Last week, I wrote about the impressions I gained of President Putin during my time managing a Russian equity portfolio. At the time, I promised to follow up with some thoughts on the state of the Russian stock market – which has fallen by 14% over the last month.
Unfortunately, things have only got worse since last week.
Yesterday, the Court of Arbitration in The Hague awarded former shareholders of oil giant Yukos $50bn in damages against the Russian state. If Putin refuses to cough up, it could result in court-backed action to seize Russian property abroad.
And that’s on top of tougher economic sanctions related to the situation in Ukraine.
It looks like the walls are closing in on the Russian bear. So, for those who can stomach the regime, is now the time to invest in Russian stocks? Let’s find out.
You can learn from my mistakes
There have been some great opportunities to make big returns in Russia since it revived its stock market in 1995. But it’s been a real rollercoaster ride, and the country often crops up as one of the world’s biggest annual stock market risers or fallers. Investing in Moscow tends to be an extreme experience – there’s rarely any middle ground.
My own time running an East European fund is a great example.
After a solid start, I sailed into the 2008 financial crisis with too much exposure. Six weeks before Lehman Brothers collapsed, Russia had invaded Georgia. I saw the market weakness over that war as a buying opportunity rather than a reason to throw in the towel.
Which was unfortunate.
Russia was hit very badly post-Lehman as the oil price collapsed and the RTS Index of Russian stocks fell by 80% from its high. It’s a bit of an understatement to say that this was a character-forming experience! Especially when I had a lot of my own money in the market.
Thankfully, my fund didn’t fall by quite as much and I managed to hold my nerve. By putting some cash into the market as it began to turn, I gained over 100% the following year.
These sorts of swings weren’t a new thing, of course. One thing I really regret is not launching my fund a couple of years earlier than I did. The market had doubled in 2005, the year before I launched. You didn’t need any particular insights to make money in a market like that – throwing darts at the market pages in Vedomosti, Russia’s FT, would have been enough to pick some big winners!
But where do we stand today?
Two reasons not to buy Russia
In May 2008, the RTS Index peak was 2,478. Over six years later, and with Wall Street making new all-time highs, the index stands at just under half that level.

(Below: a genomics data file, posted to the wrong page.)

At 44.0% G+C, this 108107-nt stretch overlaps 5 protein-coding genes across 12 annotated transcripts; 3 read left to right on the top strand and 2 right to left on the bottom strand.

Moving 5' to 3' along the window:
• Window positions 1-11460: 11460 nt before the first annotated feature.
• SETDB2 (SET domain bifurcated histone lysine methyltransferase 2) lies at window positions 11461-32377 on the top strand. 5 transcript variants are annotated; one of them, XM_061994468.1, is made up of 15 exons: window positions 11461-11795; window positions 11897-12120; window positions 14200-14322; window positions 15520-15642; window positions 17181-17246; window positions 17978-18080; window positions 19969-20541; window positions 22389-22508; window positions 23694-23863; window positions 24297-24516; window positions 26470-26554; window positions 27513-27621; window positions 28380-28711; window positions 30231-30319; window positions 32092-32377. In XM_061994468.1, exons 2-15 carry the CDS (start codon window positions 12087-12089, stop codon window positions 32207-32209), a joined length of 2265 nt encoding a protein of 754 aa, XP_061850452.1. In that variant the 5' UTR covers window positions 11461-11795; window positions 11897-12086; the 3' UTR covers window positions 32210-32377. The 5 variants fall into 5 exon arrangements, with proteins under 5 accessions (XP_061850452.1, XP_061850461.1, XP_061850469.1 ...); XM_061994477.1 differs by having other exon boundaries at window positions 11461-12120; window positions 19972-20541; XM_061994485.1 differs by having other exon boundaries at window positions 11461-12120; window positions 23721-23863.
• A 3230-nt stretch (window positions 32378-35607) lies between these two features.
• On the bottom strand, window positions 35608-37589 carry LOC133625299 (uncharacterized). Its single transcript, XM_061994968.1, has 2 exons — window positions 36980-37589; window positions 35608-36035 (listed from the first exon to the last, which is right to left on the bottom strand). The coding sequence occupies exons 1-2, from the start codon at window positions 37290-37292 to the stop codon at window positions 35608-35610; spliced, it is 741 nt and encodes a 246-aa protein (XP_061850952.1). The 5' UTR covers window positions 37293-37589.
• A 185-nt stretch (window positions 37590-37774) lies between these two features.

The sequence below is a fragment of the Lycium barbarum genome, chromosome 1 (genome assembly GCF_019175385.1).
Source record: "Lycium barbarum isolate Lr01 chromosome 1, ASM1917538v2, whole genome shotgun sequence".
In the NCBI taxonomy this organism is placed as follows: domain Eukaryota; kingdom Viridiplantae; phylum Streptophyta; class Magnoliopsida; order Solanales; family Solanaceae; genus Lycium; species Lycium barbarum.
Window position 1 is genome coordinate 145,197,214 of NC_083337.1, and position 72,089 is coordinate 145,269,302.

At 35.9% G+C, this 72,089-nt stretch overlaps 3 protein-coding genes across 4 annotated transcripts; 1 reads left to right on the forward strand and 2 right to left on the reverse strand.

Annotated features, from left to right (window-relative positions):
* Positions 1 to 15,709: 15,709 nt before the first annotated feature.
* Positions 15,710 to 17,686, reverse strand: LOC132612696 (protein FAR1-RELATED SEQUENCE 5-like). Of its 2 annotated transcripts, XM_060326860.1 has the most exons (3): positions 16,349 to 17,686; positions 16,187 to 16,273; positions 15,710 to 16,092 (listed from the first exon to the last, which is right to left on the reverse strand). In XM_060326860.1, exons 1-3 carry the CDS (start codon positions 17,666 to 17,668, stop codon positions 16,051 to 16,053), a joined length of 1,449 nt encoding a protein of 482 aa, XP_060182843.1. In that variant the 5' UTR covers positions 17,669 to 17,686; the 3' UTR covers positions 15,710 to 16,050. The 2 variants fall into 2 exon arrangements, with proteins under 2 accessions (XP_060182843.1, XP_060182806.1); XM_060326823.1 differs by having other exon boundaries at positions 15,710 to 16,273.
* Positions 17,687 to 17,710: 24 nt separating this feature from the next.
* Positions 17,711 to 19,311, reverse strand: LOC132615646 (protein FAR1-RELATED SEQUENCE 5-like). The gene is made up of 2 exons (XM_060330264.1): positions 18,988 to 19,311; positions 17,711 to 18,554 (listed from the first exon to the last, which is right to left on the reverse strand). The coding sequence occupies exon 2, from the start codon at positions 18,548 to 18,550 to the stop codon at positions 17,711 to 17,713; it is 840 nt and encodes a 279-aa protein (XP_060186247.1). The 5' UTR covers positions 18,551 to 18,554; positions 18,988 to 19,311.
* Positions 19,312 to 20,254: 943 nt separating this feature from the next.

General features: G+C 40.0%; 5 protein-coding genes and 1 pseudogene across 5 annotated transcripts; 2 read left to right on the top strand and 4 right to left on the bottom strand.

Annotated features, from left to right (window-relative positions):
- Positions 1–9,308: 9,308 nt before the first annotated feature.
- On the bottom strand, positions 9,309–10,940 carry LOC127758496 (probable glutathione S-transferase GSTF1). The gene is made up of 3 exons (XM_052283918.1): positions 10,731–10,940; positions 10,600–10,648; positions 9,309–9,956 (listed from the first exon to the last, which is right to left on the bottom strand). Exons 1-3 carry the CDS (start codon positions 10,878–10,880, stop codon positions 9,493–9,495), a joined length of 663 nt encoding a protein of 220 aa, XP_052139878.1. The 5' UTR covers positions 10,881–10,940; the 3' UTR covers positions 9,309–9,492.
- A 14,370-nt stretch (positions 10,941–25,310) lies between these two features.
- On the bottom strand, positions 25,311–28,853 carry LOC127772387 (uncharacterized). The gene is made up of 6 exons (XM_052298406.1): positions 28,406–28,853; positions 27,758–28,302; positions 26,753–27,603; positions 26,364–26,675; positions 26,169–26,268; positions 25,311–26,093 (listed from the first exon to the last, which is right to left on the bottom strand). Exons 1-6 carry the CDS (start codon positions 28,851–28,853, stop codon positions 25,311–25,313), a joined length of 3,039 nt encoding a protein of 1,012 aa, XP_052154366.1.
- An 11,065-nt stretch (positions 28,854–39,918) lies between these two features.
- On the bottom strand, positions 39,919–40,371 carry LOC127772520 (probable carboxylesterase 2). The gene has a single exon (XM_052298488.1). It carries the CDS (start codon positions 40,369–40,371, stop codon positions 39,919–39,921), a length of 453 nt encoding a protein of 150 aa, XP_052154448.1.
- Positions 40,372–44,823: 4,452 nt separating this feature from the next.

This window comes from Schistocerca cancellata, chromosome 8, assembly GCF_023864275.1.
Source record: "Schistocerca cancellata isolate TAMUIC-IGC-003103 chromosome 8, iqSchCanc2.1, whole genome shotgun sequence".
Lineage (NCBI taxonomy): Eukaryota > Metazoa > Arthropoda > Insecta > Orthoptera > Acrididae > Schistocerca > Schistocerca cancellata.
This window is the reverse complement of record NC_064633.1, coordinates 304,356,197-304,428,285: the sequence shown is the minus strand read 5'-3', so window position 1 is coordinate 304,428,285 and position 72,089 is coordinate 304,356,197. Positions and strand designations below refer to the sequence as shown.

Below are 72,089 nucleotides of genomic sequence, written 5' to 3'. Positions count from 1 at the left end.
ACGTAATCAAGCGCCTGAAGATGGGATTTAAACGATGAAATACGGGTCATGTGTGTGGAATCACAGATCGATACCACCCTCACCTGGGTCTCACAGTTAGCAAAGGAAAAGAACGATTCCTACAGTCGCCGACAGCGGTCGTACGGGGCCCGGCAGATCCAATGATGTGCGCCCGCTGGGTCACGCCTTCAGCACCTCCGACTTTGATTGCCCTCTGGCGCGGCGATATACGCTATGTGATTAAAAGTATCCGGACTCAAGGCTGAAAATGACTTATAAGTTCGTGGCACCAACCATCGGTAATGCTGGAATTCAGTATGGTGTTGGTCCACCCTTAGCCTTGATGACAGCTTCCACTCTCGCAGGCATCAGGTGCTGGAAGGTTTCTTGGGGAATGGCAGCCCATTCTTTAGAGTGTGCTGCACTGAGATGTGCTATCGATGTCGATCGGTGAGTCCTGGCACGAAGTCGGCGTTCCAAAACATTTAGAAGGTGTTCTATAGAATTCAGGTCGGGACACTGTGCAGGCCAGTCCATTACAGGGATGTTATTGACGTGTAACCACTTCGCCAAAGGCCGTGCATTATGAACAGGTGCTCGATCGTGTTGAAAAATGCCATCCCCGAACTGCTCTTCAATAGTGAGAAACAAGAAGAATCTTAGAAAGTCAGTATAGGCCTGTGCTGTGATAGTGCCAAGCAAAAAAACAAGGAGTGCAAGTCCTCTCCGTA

The big recovery from the bottom of the crisis had taken Russia up by over 300% by mid-2011. But we have been drifting downwards ever since.
It really looks like a value trap to me. Many commentators had pointed to a market price/earnings ratio of under five to argue that Russia was “cheap” at the start of this year; but we’re down by a further 16% so far. There are two big problems that stop me making an investment today.
1. The economy is performing very poorly
During the oil price boom of the previous decade, growth averaged around 7% a year. Current forecasts are for barely any GDP growth.
2. Corporate governance remains very poor
There’s been no reform and state-controlled stocks such as Gazprom are definitely not run for the benefit of minority shareholders.
Add to that the political strife which could remain a feature of our front pages for many months and I just don’t think it’s worth bothering. I say that with sadness, because I have a lot of affection for the country. I can only see one thing happening that would encourage me to take the plunge and make a trade.
The one thing that would change my mind
If the market were to really tank, then I would have a go. That would mean at least testing the lows made in March, another 15%-20% further down from here.
At that point, there might be the sense of revulsion about Russian equities which is needed to spark a rebound. When a market is universally hated, the only place to go is up. But I don’t think Russia is there yet.
When it is, you’ll need a strong stomach, because buying will feel like a foolish thing to be doing – people will think you’re mad. But history shows there are big returns to be made when sentiment turns.
I’ll let you know if I decide to try my luck!